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  • Issue Brief posted January 14, 2014 by Nile Gardiner, Ph.D., Theodore R. Bromund, Ph.D., James Phillips Top Five Foreign Policy Priorities for 2014

    The United States faces mounting challenges abroad in 2014. With weak leadership from the White House over the past five years, the U.S. has been confronted and all too often sidelined by America’s adversaries and strategic competitors. The Obama Administration’s “leading from behind” strategy has been a spectacular failure that has led to confusion among traditional U.S.…

  • Backgrounder posted February 28, 1979 by James Phillips The Iranian Oil Crisis

    (Archived document, may contain errors) 76 February 28, 1979 THE IRANIAN OIL CRISIS INTRODUCTION Following a lengthy series of paralyzing strikes and sporadic work slowdowns or ganized by anti-Shah oilworkers last fall, the Iranian oil industry ground to a near halt and suspended oil ex ports on December 26, throwing world oil markets into disarray…

  • America at Risk Memo posted June 1, 2010 by Jim Talent A Constitutional Basis for Defense

    Those who have not done so recently would benefit from studying what the United States Constitution says about the federal government’s responsibility to provide for the common defense. Most Americans had to memorize the preamble to the Constitution when they were children, so they are aware that one of the purposes of the document was to “provide for the common…

  • WebMemo posted March 15, 2011 by The Heritage Foundation Revolution in the Middle East: Heritage Recommendations

    Turmoil is spreading across the Middle East, and the consequences of these dramatic changes will be far-reaching. The United States has considerable interests in the region, but the U.S. government needs to both exercise leadership now and develop a long-term plan for protecting the nation’s interests and supporting the cause of liberty. Heritage research provides a guide…

  • Issue Brief posted November 22, 2014 by James Phillips Nuclear Negotiations with Iran: U.S. Must Avoid a Rush to Failure

    The November 24 deadline for a nuclear agreement with Iran is fast approaching, with no sign that a deal that would advance U.S. national security interests can be reached by that date. After almost a year of negotiations, Iran has won international acceptance of its once-covert uranium enrichment facilities and obtained substantial sanctions relief in exchange for…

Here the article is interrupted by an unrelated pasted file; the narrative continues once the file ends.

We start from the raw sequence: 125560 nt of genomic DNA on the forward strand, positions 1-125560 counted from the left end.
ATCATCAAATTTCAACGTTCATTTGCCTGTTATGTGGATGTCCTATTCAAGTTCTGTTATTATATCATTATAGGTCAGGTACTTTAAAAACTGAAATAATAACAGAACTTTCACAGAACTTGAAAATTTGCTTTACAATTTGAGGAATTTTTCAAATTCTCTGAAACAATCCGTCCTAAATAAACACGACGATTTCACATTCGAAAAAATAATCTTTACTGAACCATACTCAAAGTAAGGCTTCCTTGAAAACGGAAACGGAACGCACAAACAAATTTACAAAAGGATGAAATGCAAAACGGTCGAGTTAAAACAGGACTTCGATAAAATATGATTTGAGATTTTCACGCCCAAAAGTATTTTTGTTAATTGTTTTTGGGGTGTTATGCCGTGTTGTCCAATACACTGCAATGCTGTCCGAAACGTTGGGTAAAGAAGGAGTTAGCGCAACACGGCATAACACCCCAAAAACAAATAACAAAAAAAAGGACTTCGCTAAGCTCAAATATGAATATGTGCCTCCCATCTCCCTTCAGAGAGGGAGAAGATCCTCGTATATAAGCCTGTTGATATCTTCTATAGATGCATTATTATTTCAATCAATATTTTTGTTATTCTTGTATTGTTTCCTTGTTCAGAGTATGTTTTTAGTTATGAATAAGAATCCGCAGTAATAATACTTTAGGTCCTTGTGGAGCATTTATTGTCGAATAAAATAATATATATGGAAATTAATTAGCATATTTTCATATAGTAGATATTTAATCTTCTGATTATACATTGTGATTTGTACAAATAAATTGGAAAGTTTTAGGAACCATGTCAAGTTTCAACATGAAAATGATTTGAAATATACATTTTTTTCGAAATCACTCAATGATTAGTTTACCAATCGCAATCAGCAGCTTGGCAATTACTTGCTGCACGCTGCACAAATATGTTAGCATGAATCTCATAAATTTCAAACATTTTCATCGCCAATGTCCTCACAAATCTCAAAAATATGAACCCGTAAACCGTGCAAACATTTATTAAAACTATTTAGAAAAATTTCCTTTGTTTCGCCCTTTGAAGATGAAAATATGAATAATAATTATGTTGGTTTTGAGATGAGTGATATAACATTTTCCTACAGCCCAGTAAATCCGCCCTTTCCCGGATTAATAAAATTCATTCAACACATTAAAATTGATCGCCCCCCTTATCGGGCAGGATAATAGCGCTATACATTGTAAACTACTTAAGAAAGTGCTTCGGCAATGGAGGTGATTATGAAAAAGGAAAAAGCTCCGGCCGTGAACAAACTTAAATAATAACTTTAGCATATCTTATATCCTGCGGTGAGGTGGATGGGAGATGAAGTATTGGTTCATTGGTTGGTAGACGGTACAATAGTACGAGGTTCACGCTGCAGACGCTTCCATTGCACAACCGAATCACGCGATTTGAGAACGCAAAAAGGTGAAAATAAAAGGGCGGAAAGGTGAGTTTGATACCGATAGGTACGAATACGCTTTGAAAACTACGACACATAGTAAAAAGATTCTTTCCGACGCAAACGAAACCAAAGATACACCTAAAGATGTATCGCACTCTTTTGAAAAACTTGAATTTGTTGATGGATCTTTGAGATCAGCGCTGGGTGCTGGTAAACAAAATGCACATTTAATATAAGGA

• WebMemo posted March 11, 2010 by James Phillips, Helle C. Dale, Janice A. Smith Ten Practical Steps to Liberty in Iran

    Whether it concerns human rights abuses or nuclear weapons programs, the daily news emerging from Iran is grim. Just last month, the International Atomic Energy Agency reported heightened concern that, because of "extensive" and "credible" information "in terms of the technical detail, the time frame in which the activities were conducted and the people and…

  • Backgrounder posted February 14, 2011 by Theodore R. Bromund, Ph.D., James Phillips Containing a Nuclear Iran: Difficult, Costly, and Dangerous

    Abstract: Proponents of a containment policy toward Iran are ignoring the harsh realities inherent in seriously pursuing such a policy. First, the U.S. has been trying to contain Iran since the Iranian revolution in 1979, with little success. If Iran develops a nuclear weapon, it will become even more difficult to contain. A serious containment policy will require the…

  • WebMemo posted October 27, 2008 by Ariel Cohen, Ph.D. OPEC Redux: Responding to the Russian-Iranian Gas Cartel

    Steadily and stealthily, a natural gas cartel has emerged over the last seven years. On October 21 in Tehran, the Gas Exporting Countries' Forum (GECF) agreed to form a cartel. Russia, Iran, and Qatar announced that they intend to form a yet-unnamed group to "coordinate gas policy." The Group of Three (the "troika") will meet quarterly to coordinate and exercise…

  • Testimony posted December 5, 2012 by Ariel Cohen, Ph.D. Iran Threatens U.S. Interests in the South Caucasus

    Testimony before the Subcommittee on Europe and Eurasia, Committee on Foreign Affairs, U.S. House of Representatives December 5, 2012 Chairman Burton, Members of Congress, Ladies and Gentlemen: My name is Ariel Cohen. I am the Senior Research Fellow…

  • Backgrounder posted January 11, 2008 by James Phillips The Iran National Intelligence Estimate: A Comprehensive Guide to What Is Wrong with the NIE

    U.S. efforts to contain Iran and prevent it from attaining nuclear weapons have been set back by the release of part of the most recent National Intelligence Estimate (NIE) on Iran's nuclear program. "Iran: Nuclear Intentions and Capabilities,"[1] the unclassi­fied summary of the key judgments of the NIE, con­tained a stunning bombshell: the conclusion that Iran halted…

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  • Issue Brief posted November 22, 2014 by James Phillips Nuclear Negotiations with Iran: U.S. Must Avoid a Rush to Failure